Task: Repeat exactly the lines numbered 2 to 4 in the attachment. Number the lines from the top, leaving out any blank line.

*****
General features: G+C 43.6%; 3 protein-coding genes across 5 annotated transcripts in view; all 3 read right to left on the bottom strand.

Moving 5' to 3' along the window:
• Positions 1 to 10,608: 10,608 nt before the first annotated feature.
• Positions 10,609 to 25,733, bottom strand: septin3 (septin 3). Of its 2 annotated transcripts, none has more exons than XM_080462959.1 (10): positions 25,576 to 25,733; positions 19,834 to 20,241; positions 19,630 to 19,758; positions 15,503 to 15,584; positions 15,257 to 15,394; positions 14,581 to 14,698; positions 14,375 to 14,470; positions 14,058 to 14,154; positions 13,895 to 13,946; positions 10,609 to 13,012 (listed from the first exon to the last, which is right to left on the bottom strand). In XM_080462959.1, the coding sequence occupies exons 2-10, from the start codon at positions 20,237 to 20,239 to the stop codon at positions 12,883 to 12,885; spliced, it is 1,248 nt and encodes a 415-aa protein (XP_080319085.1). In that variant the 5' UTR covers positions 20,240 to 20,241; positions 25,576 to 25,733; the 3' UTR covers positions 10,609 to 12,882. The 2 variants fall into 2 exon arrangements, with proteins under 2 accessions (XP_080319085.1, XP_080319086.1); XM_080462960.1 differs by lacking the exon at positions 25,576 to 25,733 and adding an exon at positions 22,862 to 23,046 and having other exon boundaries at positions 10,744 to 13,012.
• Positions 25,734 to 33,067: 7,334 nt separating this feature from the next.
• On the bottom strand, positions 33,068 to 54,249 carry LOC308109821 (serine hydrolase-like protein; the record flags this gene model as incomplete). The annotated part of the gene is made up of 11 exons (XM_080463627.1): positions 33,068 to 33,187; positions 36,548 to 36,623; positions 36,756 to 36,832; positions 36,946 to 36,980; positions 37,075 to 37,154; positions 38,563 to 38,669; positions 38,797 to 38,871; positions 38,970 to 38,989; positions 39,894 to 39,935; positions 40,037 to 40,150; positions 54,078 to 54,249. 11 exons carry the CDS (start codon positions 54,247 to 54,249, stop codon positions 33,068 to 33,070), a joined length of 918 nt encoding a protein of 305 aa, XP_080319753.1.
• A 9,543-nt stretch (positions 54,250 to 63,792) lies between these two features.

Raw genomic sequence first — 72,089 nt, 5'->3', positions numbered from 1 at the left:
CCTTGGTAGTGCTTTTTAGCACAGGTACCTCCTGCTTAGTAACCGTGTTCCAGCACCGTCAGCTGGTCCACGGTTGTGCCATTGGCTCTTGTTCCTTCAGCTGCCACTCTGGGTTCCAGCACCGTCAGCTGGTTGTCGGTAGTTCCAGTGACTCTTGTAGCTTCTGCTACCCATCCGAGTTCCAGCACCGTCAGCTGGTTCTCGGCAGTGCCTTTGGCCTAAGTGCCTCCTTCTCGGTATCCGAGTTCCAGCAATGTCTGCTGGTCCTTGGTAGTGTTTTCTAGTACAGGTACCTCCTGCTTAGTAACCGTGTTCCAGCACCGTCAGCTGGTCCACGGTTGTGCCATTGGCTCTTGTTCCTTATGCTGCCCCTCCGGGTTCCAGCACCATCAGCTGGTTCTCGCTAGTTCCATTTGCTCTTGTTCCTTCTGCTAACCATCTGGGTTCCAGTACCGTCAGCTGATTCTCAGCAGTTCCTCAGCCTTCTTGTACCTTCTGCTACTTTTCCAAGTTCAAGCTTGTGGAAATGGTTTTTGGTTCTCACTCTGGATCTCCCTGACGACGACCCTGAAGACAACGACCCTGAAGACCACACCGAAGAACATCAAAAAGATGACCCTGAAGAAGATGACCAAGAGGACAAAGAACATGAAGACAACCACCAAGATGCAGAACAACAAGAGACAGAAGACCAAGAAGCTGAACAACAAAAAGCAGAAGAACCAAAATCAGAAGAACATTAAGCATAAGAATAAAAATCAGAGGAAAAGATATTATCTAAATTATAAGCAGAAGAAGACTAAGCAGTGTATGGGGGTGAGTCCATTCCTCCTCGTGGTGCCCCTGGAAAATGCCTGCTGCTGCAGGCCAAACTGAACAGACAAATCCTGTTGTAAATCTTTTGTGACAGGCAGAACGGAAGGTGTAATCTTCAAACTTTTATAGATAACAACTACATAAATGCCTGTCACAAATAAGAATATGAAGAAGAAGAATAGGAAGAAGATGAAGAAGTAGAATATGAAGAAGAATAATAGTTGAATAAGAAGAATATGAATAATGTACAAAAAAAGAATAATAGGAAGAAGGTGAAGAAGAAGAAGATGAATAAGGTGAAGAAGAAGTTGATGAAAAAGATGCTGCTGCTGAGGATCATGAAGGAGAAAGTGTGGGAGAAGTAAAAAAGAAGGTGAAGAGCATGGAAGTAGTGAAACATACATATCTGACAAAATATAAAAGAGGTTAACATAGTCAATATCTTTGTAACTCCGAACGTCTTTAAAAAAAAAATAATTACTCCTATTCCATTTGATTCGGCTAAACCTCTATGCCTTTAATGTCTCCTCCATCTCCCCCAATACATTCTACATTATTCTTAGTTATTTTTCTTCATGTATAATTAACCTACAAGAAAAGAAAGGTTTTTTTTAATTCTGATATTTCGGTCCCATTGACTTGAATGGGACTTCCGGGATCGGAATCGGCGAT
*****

Moving 5' to 3' along the window:
• Positions 1 to 10,608: 10,608 nt before the first annotated feature.
• Positions 10,609 to 25,733, bottom strand: septin3 (septin 3). Of its 2 annotated transcripts, none has more exons than XM_080462959.1 (10): positions 25,576 to 25,733; positions 19,834 to 20,241; positions 19,630 to 19,758; positions 15,503 to 15,584; positions 15,257 to 15,394; positions 14,581 to 14,698; positions 14,375 to 14,470; positions 14,058 to 14,154; positions 13,895 to 13,946; positions 10,609 to 13,012 (listed from the first exon to the last, which is right to left on the bottom strand). In XM_080462959.1, the coding sequence occupies exons 2-10, from the start codon at positions 20,237 to 20,239 to the stop codon at positions 12,883 to 12,885; spliced, it is 1,248 nt and encodes a 415-aa protein (XP_080319085.1). In that variant the 5' UTR covers positions 20,240 to 20,241; positions 25,576 to 25,733; the 3' UTR covers positions 10,609 to 12,882. The 2 variants fall into 2 exon arrangements, with proteins under 2 accessions (XP_080319085.1, XP_080319086.1); XM_080462960.1 differs by lacking the exon at positions 25,576 to 25,733 and adding an exon at positions 22,862 to 23,046 and having other exon boundaries at positions 10,744 to 13,012.